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  Sony Classical -
  SS 89415
  Mahler: Symphony No. 10, Stravinsky: Firebird etc. - Szell
  Mahler: Symphony No. 10, Stravinsky: Firebird Suite, Walton: Partita for Orchestra

Cleveland Orchestra
George Szell (conductor)
Track listing:
  Classical - Orchestral
  Single Layer
Recording type:
Recording info:
  SRGR759 in Japan.

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Related titles: 14 show all

Reviews: 2

Review by seth January 12, 2006 (7 of 8 found this review helpful)
Performance:   Sonics:
The obvious theme of this disc is 20th Century music by composers of different nationalities, conducted by a man who openly claimed to have little affinity for 20th century music. I suspect that Szell approved of this music because of the way each piece blends 19th and 20th century sensibilities; nothing is too 'modern' sounding. While Mahler still adheres to the late 19th century practice of developing a clear thematic idea over a long period of time (a la Brahms and Bruckner), his tonal palette and sonorities have moved into the 20th century; lots of un-romantic awkward moments and outcries from the orchestra. While there are many romantic characteristics of Stravinsky's early ballets, he disposes with the romantic practice of extended thematic development and instead has many short movements with brief thematic ideas. Walton's Partita is something that Stravinsky perhaps would have composed had he not shifted to writing chamber and neoclassical music after the First World War, and then later 12-tone. The Partita, rarely performed or recorded, is sort of a multi movement ABA rhapsody for orchestra. Like "The Firebird," there are clear but brief thematic ideas, colorfully orchestrated.

The disc opens with a particularly involving account of the Mahler 10 Andante, where the single movement is treated as a complete work itself. The performance is meditative and stark where it needs to be. While it doesn't sound quite as much as a 20th century work as Gielen's recordings do, I can live with that. The other 'completed' movement from the 10th, the 3rd movement Purgatorio (about two hundred measures were written out and the orchestration was easy to fill in), is included. For whatever reason, it rarely appears outside of reconstructed versions of the 10th (maybe because it sounds so awkward following the Andante). This recording of it was never released on CD while the Andante was.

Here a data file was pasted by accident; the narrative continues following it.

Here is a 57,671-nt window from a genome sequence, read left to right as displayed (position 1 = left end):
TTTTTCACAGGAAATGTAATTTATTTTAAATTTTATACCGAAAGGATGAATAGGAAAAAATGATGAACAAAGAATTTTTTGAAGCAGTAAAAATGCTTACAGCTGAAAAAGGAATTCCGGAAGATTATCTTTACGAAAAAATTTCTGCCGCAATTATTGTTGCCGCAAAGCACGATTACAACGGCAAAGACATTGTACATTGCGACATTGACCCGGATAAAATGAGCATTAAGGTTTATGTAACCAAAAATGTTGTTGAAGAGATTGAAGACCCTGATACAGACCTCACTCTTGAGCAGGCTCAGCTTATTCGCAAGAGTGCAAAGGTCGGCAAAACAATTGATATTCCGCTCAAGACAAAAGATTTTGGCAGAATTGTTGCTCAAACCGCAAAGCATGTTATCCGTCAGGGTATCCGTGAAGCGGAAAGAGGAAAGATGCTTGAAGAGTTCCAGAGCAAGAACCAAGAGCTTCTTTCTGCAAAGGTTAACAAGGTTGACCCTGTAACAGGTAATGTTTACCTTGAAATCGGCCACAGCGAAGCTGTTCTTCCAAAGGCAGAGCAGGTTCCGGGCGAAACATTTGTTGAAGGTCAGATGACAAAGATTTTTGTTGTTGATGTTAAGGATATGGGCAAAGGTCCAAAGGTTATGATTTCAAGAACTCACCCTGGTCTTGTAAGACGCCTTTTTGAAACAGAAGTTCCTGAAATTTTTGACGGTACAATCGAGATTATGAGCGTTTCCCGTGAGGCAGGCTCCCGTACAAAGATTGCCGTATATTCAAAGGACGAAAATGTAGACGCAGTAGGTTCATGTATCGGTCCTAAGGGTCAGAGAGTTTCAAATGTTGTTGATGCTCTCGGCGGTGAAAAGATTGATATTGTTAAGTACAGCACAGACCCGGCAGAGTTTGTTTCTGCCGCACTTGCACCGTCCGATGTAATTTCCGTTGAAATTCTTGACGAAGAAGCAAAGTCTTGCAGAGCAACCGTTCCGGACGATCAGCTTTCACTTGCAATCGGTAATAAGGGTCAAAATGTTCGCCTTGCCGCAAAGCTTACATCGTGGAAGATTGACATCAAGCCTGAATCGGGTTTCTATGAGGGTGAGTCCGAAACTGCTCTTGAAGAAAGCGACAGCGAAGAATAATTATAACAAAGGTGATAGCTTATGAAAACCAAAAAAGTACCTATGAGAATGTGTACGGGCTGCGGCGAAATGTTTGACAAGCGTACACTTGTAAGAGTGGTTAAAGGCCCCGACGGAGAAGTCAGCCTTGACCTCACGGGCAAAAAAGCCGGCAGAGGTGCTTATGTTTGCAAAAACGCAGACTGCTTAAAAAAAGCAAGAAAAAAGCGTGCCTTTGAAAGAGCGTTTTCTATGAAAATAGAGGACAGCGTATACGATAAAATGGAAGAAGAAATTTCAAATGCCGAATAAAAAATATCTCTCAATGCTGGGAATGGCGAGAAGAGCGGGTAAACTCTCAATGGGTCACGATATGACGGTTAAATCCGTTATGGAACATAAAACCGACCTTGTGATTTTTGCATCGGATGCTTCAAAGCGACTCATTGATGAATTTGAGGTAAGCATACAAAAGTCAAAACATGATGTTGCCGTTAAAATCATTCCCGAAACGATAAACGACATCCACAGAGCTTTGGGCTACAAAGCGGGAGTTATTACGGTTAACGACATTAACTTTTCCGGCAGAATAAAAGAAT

Walton's Partita is a dazzling orchestral show piece with virtuosic parts for all instruments. While I have never heard another recording or performance of it, it's hard to imagine anyone topping Cleveland's playing.

Finally, this recording of the "Fire Bird" 1919 Suite is a must own no matter how many other recordings of it you have. The clear hero is the orchestra. The recording is a text book on virtuosity. The Infernal Dance, for instance, is taken at a very fast clip. The orchestra's precision and ultra clean phrasing are uncanny. Brass playing is particularly noteworthy. Szell does an excellent job with the pacing, masterfully maintaining the mystery in the Introduction, and building up to the explosive climax of the Finale. An interesting interpretational touch is in the Variation of the Firebird. Where most conductors play through this fast, Cleveland's playing is more deliberate and chunky. It works quite well.

Sound quality is not demonstration, but gets the job done and certainly does not detract from the performances or listening experience. The Mahler dates from 11/58, Walton 1/59, and Stravinsky 3/61. In all the recordings there isn't much sense of depth or space around the instruments; sonic impact is a bit lacking, especially in bass. In the Mahler and Walton the sound is a bit coarse at times. Now for the good. The string sections are superbly well defined; you could drawl lines in front of your speakers marking where each section is. Imaging is good. Brass and winds are well spread out and clear sounding. This is probably where the recordings are the biggest step up from previous CD and LP incarnations, where winds and brass were squeezed together in the center and sounded distant, physically located way behind the strings.

Final conclusion: The Partita is a gem; this must own version of "The Firebird" will probably never sound better. Recommended.

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Review by Ed T January 27, 2003 (1 of 1 found this review helpful)
Performance:   Sonics:
A new one for me. Most impressive. As usual for Szell and the Cleveland of this era, great ensemble and virtuoso playing. Sound in the Mahler and Walton a bit rough. Firebird quite nice sounding version an excellent interpretation.

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Works: 3  

Gustav Mahler - Symphony No. 10 in F sharp minor (Adagio)
Igor Stravinsky - L'oiseau de feu (Firebird) - Concert Suite No. 2 (1919)
William Walton - Partita for Orchestra